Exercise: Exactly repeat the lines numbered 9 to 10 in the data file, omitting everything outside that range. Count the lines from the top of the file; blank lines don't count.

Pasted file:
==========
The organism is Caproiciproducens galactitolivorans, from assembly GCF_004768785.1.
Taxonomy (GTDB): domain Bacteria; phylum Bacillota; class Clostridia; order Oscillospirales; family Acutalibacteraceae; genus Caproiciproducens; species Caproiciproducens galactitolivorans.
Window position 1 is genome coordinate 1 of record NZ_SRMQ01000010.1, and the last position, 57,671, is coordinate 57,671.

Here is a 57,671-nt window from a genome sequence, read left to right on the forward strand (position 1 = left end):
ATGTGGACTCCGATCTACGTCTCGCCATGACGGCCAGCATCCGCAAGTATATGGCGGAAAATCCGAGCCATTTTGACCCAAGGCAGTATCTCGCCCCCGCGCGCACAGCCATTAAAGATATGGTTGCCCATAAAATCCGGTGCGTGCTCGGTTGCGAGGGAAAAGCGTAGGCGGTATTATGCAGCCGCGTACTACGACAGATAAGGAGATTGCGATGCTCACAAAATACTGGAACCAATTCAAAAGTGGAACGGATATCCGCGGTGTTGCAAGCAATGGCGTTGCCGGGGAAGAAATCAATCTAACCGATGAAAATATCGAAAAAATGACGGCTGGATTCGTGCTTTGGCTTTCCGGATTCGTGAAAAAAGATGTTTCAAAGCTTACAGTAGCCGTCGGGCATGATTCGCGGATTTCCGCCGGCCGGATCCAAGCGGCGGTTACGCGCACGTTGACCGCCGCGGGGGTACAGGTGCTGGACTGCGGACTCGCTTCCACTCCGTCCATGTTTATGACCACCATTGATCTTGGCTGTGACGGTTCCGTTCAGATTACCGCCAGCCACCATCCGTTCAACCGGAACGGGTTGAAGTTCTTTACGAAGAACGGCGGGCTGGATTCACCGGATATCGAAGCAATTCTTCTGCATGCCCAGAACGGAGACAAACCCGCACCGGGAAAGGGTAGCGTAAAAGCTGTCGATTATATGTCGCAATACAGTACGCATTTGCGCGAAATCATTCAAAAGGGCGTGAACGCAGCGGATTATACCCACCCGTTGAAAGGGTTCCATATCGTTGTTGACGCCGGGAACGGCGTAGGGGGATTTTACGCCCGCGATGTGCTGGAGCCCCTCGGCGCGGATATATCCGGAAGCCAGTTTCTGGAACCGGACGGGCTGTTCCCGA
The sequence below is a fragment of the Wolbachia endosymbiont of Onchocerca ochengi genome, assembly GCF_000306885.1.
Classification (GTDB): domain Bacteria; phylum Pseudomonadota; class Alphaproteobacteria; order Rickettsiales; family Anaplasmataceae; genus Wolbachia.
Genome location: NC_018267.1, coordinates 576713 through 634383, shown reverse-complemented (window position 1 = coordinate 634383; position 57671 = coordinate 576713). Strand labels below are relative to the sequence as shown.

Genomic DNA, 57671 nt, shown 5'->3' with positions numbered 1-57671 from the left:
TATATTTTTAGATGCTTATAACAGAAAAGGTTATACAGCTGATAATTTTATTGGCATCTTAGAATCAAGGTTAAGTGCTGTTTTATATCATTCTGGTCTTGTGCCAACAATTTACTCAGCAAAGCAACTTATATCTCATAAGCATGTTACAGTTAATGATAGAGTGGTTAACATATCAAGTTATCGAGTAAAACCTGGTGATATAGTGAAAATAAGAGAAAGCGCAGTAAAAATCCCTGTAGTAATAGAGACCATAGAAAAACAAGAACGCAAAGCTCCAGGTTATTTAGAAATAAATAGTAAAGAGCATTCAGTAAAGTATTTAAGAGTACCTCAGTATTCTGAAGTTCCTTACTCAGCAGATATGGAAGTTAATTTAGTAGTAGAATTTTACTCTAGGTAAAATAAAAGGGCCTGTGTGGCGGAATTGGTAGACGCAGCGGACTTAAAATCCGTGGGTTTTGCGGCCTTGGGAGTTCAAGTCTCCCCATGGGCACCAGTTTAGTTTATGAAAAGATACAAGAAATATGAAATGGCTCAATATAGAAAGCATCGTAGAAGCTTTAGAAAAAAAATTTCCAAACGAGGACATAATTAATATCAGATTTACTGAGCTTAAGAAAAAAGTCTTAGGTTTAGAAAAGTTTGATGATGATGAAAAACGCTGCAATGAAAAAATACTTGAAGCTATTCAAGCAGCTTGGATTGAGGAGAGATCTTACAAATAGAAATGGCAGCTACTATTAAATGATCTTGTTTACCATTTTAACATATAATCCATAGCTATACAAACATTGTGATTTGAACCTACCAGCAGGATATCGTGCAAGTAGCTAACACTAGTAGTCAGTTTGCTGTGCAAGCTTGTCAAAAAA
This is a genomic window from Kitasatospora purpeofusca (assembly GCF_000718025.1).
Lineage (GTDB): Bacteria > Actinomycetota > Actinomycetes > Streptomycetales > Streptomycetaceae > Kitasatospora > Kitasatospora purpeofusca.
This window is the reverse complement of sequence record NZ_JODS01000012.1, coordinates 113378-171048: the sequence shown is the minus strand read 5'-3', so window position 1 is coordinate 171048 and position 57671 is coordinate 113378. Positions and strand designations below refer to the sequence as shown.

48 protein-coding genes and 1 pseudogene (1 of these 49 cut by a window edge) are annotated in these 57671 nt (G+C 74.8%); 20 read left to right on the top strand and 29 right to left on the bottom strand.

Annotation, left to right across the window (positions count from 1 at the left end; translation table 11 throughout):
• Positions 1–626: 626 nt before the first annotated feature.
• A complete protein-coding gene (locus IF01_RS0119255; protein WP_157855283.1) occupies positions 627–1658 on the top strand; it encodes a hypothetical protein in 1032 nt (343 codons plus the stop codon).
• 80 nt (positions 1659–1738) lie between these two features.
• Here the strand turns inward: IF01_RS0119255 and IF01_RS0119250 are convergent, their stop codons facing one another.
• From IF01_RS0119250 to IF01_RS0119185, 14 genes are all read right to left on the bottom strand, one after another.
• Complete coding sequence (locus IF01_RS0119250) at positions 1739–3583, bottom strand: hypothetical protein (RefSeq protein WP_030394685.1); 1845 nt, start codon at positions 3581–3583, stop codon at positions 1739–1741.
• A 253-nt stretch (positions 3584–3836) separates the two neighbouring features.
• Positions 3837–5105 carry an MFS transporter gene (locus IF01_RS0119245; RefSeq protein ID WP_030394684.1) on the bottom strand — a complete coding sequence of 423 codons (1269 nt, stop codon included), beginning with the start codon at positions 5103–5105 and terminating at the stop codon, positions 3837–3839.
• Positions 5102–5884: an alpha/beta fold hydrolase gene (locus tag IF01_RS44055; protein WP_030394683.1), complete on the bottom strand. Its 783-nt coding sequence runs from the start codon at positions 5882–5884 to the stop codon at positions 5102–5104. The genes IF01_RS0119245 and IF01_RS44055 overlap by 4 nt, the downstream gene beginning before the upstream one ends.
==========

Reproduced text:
Genomic DNA, 57671 nt, shown 5'->3' with positions numbered 1-57671 from the left:
TATATTTTTAGATGCTTATAACAGAAAAGGTTATACAGCTGATAATTTTATTGGCATCTTAGAATCAAGGTTAAGTGCTGTTTTATATCATTCTGGTCTTGTGCCAACAATTTACTCAGCAAAGCAACTTATATCTCATAAGCATGTTACAGTTAATGATAGAGTGGTTAACATATCAAGTTATCGAGTAAAACCTGGTGATATAGTGAAAATAAGAGAAAGCGCAGTAAAAATCCCTGTAGTAATAGAGACCATAGAAAAACAAGAACGCAAAGCTCCAGGTTATTTAGAAATAAATAGTAAAGAGCATTCAGTAAAGTATTTAAGAGTACCTCAGTATTCTGAAGTTCCTTACTCAGCAGATATGGAAGTTAATTTAGTAGTAGAATTTTACTCTAGGTAAAATAAAAGGGCCTGTGTGGCGGAATTGGTAGACGCAGCGGACTTAAAATCCGTGGGTTTTGCGGCCTTGGGAGTTCAAGTCTCCCCATGGGCACCAGTTTAGTTTATGAAAAGATACAAGAAATATGAAATGGCTCAATATAGAAAGCATCGTAGAAGCTTTAGAAAAAAAATTTCCAAACGAGGACATAATTAATATCAGATTTACTGAGCTTAAGAAAAAAGTCTTAGGTTTAGAAAAGTTTGATGATGATGAAAAACGCTGCAATGAAAAAATACTTGAAGCTATTCAAGCAGCTTGGATTGAGGAGAGATCTTACAAATAGAAATGGCAGCTACTATTAAATGATCTTGTTTACCATTTTAACATATAATCCATAGCTATACAAACATTGTGATTTGAACCTACCAGCAGGATATCGTGCAAGTAGCTAACACTAGTAGTCAGTTTGCTGTGCAAGCTTGTCAAAAAA